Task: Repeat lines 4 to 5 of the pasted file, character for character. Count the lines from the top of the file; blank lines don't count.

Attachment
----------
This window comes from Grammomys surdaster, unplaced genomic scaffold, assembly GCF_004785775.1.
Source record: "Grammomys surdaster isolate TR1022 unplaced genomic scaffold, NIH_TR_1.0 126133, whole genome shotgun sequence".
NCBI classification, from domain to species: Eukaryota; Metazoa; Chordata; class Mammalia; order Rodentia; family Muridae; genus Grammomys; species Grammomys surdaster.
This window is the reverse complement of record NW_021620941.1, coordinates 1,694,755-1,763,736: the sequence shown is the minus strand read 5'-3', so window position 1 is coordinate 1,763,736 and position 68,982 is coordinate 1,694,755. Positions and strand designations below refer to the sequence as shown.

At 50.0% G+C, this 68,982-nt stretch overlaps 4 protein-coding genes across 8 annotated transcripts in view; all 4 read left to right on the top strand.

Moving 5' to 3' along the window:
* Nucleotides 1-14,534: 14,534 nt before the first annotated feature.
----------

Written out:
This window is the reverse complement of record NW_021620941.1, coordinates 1,694,755-1,763,736: the sequence shown is the minus strand read 5'-3', so window position 1 is coordinate 1,763,736 and position 68,982 is coordinate 1,694,755. Positions and strand designations below refer to the sequence as shown.

At 50.0% G+C, this 68,982-nt stretch overlaps 4 protein-coding genes across 8 annotated transcripts in view; all 4 read left to right on the top strand.